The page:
form and foliage

Year round garden interest with minimal care


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Stylish Simplicity – Paul and Paula’s Garden

Purple-leaved plants, foliage plants

Loropetalum ‘Shang-Lo’ (Purple Pixie) lines the brick walkway to the front door

Because of our passion for plants, we tend to focus on gardens that feature collections of specimens and stretch our imaginations devising pleasing and provocative combinations of colors, textures and shapes. Sometimes, however, the strongest statements come from the deft use of massed plantings and fundamental color and design principles.  Paul and Paula’s garden is a beautiful example of keeping it simple without sacrificing interest or sophistication.  And in best form and foliage fashion, this garden shines through the fall and winter months as well as spring and summer!

purple leaved plants, color wheel combinations, purple evergreen plants

The plummy Lorapetalums pick up the same underlying tones in the brick and contrast boldly with the deep green lawn

Despite the unfettered design, much care went into its conception and the selection of the plantings.  Paula, who has an artist’s training and sensibilities, chose the Loropetalum to border the path because she wanted to  echo the tones of the brick with a complementary plant that was appropriately sized and attractive year-round.  The decision to use deep reddish-purple against the brick was daring; most of us think ‘red’ when we think of brick, but the purple brings out the rosy tones.  Also, most of us would have not been able to resist the urge to plant a jumble of different colors and textures; Paula’s confidence in the essential design principles of repetition, scale and color harmony allowed her to resist that temptation!

Chamaecyparis obtusa, purple-leaved foliage, succulents

The purple is repeated in the sedum ‘Voodoo’ under the foundation plantings

The distinctive purple of the Loropetalums is repeated in the carpet of Sedum ‘Voodoo’ around the foundation plantings of Chamaecyparis obtusa cultivars. This is horticultural ‘color blocking’ with rich, deep tones, and the repetition of the purple and green makes for a unified design.  While respecting the formal lines of the brick house, these plantings also soften, enrich and complement it.

conifers, foliage plants, evergreen plants

The icy blue atlantic cedars (Cedrus libani var. atlantica) bring out the orange tones in the brick

On the side of the house, Paula used more mass plantings of evergreen shrubbery and chose two Cedrus libani var. atlantica (Atlantic cedars) as focal points.  Those of you that read our post on Color Scheming will recognize that the purple/brick combination represents an analogous color pair, while the blue/brick is a complementary combination.  That’s why the cedars are edgier and demand more attention, and their skirt of shrubs is correspondingly subdued.  The brick borrows tones from the adjacent plants, appearing rosier next to the purple-leaved Loropetalum and more orange next to the blue cedar.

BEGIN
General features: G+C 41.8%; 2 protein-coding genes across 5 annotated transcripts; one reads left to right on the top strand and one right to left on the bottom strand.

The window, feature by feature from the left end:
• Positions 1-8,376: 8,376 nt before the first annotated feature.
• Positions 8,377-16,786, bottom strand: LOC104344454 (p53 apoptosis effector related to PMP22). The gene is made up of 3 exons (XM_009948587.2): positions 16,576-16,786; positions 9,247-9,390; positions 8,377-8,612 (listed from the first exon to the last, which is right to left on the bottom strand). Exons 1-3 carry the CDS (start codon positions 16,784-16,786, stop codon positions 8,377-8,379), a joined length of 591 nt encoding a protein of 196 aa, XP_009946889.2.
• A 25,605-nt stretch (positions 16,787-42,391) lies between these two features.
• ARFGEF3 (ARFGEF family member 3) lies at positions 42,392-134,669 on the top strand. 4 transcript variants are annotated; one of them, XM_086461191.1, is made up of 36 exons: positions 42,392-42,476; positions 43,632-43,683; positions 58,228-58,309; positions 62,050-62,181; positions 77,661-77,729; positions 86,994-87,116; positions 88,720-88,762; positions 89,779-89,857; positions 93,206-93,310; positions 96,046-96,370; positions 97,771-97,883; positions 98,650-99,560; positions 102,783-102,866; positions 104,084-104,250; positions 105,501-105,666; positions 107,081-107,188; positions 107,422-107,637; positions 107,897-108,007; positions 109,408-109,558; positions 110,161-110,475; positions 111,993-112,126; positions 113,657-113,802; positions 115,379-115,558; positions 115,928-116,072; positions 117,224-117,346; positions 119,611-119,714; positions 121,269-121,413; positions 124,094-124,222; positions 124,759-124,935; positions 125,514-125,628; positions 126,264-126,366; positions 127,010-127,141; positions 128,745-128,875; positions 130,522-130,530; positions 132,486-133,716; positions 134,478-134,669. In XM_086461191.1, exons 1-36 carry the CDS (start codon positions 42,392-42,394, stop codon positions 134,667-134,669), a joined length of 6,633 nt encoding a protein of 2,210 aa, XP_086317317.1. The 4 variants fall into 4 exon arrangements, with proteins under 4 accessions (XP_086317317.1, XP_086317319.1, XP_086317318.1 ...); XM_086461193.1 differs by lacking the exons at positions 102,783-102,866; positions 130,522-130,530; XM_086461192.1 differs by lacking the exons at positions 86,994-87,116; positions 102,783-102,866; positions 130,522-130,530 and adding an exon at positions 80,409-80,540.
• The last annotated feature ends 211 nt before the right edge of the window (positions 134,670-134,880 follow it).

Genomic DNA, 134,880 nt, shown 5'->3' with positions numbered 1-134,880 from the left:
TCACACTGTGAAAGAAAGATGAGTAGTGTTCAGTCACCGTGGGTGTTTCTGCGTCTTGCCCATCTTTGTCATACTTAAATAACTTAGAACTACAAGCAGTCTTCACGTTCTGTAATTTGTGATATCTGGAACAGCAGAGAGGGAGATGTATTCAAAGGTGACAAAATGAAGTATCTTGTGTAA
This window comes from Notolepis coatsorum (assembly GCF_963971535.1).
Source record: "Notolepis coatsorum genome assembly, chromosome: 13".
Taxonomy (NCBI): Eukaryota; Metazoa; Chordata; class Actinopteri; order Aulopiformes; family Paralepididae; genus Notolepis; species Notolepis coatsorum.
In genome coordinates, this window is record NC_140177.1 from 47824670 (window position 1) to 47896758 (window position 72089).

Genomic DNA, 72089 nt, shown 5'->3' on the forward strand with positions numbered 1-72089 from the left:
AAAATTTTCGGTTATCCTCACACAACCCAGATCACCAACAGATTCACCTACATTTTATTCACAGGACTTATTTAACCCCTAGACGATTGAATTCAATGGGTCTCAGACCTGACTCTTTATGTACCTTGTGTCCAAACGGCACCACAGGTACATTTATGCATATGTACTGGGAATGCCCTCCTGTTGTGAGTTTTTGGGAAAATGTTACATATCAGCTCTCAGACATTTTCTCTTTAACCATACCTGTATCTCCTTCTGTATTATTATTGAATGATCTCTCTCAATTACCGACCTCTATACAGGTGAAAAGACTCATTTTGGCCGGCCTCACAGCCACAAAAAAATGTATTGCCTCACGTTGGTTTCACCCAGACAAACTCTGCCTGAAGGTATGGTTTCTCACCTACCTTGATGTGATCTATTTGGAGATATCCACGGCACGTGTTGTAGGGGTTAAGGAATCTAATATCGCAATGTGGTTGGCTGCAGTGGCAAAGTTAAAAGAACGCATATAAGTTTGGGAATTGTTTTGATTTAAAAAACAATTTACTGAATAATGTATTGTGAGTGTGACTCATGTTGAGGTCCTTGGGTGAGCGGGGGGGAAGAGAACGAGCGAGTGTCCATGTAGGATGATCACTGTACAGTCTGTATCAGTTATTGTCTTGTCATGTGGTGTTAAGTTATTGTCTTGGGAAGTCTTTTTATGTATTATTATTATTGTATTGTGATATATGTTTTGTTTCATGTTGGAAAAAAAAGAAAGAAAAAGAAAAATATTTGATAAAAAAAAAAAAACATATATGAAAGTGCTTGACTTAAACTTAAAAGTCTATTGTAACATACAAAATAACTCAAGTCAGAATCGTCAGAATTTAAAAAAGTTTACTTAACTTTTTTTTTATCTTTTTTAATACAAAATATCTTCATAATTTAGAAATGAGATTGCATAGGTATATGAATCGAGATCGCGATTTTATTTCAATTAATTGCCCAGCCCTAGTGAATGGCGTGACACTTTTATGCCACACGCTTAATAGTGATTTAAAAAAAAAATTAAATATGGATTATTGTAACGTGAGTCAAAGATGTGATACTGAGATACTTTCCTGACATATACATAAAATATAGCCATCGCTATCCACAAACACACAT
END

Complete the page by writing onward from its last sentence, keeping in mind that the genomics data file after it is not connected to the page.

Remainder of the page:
Arbutus 'Marina', Loropetalum 'Purple Pixie'

The Loropetalums punctuate this bed of woody ornamentals

Note the crisp edging and the clean lines of the multi-trunked trees (an Acer palmatum cultivar on the left, Arbutus ‘Marina on the right).  The planted are sited to ‘let the shapes show’ and their structure is as important as their colors and textures. In this bed the Loropetalums function as punctuation and connect it to the walkway and foundation plantings.

purple foliage plants

The purple and green theme continue with Japanese maples and ferns

The rich jewel tones are repeated throughout the garden, with different plant combinations. The Japanese maples and ferns adorn the wooded side yard that is shaded by towering Atlantic cedars and oaks.  By varying the plant materials but sticking to the color scheme, the different areas of the garden are connected and unified.  The overall sensation is one of serenity; the simplicity of the design is in itself relaxing and the choice of colors reinforces the calmness.

Japanese maples, gardening with rocks

Structure is provided by stones and woody plants

We like to say that sometimes the best plant  for a particular spot is a stone…and Paula repeats the blue of the cedars with specimen stones.  The combination of purple, icy blue and rich green now has many textural components that continue to be unified by color and simplicity. The stones also echo the structural lines of the woody plants and provide interest throughout the year.

foliage garden, evergreen foliage

Paula has started a rock garden with blue rocks, roses, succulents and conifers

The latest project is a rock garden at the back of the property with newly planted roses, succulents and a few specimen conifers, anchored by a pair of mature Corylus avellana ‘Contorta’ (Harry Lauder’s walking stick, one of which can be seen on the right side of the photo). Here purple gives way to accents of brilliant gold and chartreuse, and when the plantings spill over the rocks this will be the spot in the garden where the formality eases a bit, as it is away from the house and can set its own tone.

conifers, foliage plants, golden foliage

The Abies nordmanniana ‘Golden Spreader’ is sited so that it is a focal point from the kitchen window

We look forward to visiting the garden again when the plantings around the rocks have matured and provided the cohesiveness that Paula intends.  Although this spot is across the back lawn from the house, the brilliant Caucasian fir ‘Golden Spreader’ shines like a beacon and calls the eye.  Another design principle that Paula has employed: light, bright colors project, dark colors recede.  The strategic placement of one golden plant draws attention to the entire bed.

The final component of the garden design is a serene water feature